What he imagined was that in its embrace of both Judaism and elements of contemporary culture, the "Modern Orthodoxy" of his youth granted Jews license to abandon as much of Jewish religious observance as they deem appropriate. Expressing his anger in a recent New York Times Magazine piece titled "Orthodox Paradox" -- coolly, to be sure, but the hurt seeps thickly through the poised prose -- Feldman describes how the Boston-area Jewish school he attended as a child and teenager went so far as to crop a class-reunion photograph to omit him and his non-Jewish, Korean-American fiancée, whom he later married.
But the Photoshopped portrait is only the professor's anecdotal hook. What Feldman really resents is that his erstwhile school, along with some of his mentors and friends, spurn him for his decision to marry outside his faith.
No one is rude to him, he admits. None of his former teachers or friends, he writes, would refuse to shake his hand. But Feldman knows they deride him for the life path he has chosen, and that offends and perplexes him.
Feldman's umbrage is misplaced. There is a reason why, to Orthodox Jews -- and many non-Orthodox, no less -- no matter how embracing they may be of the larger world, intermarriage represents a deep betrayal. It is more than a violation of Jewish religious law; it is an abandonment of the Jewish past and an undermining of the Jewish future.
Because marriage -- arguably the most important choice in a Jewish life -- is not a partnership, but rather, a fusing: "And they shall be as one flesh," in the words of Genesis. Since a spouse is part of oneself, the personal consequences of intermarriage are profound, as the communal ones are in Feldman's case; his children are not Jewish.
Judaism views the Jewish people as a special and hallowed entity. The Jewish faith is clear about the ultimate redemption of the world: It is dependent on the Jewish people's remaining a nation apart in fundamental ways. One way is in our basic beliefs -- for instance, that God gave our ancestors His law and never subsequently changed it. Another is in our commitment to the integrity of the Jewish people qua people -- our commitment, in other words, to marry other Jews.
There is ample reason to feel sympathy for Jews who intermarry. On a personal level, there are reasons to not cut off connections to intermarried friends or relatives. It is not unheard of for non-Jews married to Jews to actually guide their spouses back to Judaism and to themselves convert.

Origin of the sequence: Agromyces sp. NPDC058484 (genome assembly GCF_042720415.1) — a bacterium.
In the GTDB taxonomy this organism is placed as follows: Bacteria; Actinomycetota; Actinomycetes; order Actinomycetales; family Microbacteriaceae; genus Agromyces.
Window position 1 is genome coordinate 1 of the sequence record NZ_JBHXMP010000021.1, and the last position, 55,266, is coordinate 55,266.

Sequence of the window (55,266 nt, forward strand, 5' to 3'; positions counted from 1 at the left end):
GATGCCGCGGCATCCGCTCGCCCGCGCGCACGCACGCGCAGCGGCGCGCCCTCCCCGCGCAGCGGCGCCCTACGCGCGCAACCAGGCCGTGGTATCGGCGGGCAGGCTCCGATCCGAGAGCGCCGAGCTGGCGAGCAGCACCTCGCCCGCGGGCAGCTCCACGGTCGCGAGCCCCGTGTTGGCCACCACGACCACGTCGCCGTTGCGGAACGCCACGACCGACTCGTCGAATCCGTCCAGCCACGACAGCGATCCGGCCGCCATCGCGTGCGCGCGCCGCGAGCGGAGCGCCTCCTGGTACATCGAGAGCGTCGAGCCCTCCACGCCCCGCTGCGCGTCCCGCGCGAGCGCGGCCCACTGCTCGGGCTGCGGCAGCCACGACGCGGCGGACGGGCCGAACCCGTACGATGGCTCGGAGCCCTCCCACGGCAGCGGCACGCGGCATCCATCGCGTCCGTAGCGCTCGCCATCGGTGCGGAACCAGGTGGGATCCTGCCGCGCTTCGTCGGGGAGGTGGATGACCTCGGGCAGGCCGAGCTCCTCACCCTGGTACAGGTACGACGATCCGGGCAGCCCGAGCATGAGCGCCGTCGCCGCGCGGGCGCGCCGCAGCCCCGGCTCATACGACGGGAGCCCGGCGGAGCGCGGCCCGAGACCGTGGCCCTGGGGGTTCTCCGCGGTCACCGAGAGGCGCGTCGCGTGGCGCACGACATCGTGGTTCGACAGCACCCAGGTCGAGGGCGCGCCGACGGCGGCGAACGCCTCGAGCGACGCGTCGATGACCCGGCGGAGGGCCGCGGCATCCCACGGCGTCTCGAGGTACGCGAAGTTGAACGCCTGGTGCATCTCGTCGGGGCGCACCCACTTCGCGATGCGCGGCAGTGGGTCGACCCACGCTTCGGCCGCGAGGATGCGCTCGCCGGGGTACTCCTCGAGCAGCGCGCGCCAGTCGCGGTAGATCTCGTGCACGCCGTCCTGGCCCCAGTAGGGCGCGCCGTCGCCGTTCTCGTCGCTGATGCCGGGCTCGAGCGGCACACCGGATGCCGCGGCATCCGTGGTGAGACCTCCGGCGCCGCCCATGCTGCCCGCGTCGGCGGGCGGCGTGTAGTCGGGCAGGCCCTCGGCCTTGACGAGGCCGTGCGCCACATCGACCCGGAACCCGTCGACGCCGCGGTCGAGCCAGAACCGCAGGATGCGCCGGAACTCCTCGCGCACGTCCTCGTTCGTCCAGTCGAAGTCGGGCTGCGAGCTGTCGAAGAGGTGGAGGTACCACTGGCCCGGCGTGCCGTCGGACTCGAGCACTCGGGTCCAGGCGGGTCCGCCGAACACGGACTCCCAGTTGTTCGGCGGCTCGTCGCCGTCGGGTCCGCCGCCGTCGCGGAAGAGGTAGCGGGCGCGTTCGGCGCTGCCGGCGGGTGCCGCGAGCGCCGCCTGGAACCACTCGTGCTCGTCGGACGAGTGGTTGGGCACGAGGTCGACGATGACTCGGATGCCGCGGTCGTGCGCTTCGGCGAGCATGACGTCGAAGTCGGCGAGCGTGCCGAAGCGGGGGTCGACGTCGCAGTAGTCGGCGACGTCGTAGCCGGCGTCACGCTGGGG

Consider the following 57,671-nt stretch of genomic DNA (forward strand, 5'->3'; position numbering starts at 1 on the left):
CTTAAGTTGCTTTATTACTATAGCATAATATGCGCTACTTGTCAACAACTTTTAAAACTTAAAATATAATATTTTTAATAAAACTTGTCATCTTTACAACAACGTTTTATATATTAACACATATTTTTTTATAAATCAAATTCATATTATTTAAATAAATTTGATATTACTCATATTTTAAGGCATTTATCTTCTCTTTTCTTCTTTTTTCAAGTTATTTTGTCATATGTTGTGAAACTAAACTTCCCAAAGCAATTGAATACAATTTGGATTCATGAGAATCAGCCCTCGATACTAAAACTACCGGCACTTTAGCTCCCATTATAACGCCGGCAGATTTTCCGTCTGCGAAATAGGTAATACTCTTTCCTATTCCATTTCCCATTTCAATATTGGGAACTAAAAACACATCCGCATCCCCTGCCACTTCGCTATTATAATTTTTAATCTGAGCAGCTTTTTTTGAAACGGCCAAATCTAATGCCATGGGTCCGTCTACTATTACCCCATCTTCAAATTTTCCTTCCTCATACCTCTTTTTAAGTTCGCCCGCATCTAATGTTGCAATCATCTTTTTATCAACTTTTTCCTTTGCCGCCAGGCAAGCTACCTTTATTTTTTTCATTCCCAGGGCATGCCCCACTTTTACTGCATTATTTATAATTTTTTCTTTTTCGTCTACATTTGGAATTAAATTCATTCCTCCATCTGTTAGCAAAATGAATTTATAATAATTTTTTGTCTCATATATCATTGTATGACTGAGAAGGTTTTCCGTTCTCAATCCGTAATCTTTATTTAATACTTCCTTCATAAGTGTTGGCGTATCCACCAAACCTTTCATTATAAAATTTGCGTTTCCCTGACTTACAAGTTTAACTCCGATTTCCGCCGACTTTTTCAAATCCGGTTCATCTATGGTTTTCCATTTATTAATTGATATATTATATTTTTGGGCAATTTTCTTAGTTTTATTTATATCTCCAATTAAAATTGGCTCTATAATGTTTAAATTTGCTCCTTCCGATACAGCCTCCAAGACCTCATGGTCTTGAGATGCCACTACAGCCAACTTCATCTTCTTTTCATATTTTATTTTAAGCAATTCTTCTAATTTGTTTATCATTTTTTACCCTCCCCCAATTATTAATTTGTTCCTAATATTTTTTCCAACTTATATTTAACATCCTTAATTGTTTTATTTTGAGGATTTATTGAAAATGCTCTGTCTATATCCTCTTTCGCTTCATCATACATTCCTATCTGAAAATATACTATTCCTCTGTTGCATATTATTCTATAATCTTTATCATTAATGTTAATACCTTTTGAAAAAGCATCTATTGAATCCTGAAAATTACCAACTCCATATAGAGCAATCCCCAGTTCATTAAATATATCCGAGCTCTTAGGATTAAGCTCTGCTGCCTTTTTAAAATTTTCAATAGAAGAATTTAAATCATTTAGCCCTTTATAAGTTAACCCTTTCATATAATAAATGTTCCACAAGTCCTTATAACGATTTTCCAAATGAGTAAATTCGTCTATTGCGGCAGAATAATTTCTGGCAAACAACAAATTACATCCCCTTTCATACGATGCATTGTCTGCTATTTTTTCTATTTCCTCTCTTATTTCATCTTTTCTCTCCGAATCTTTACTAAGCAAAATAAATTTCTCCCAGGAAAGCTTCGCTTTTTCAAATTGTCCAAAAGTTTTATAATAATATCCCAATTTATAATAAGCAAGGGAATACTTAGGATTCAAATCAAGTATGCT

At the same time, though, there is simply no way -- not in the real world -- to warmly welcome intermarrieds without welcoming intermarriage. No way to make the Feldmans feel accepted for who they are without making potential Feldmans view intermarriage as innocuous. No way to "devalue" the gravity of intermarriage without dulling the truth that every Jew is an invaluable link in the Jewish chain of generations.
If one begins with the premise that intermarriage is dangerous to the Jewish people and the Jewish mission, then the intermarried cannot enjoy our acceptance. There may be quibbles about the means by which we express our rejection of their choice, but the absence of any communal expression of reproach is nothing less than an invitation to intermarriage.
To my lights, it doesn't seem extreme in the least for a Jewish school to make clear to an intermarried alumnus that despite his secular accomplishments, it feels no pride in him for his choice to intermarry. I wouldn't expect an American Cancer Society gathering to smile politely at a chain-smoking attendee either.
It is painful, no doubt, to be spurned by one's community. It is painful, too, for a community to feel compelled to express its censure. Sometimes, though, in personal and communal life, no less than in weightlifting, only pain can offer -- in the larger, longer picture -- any hope of gain.
Rabbi Avi Shafran is director of public affairs for Agudath Israel of America.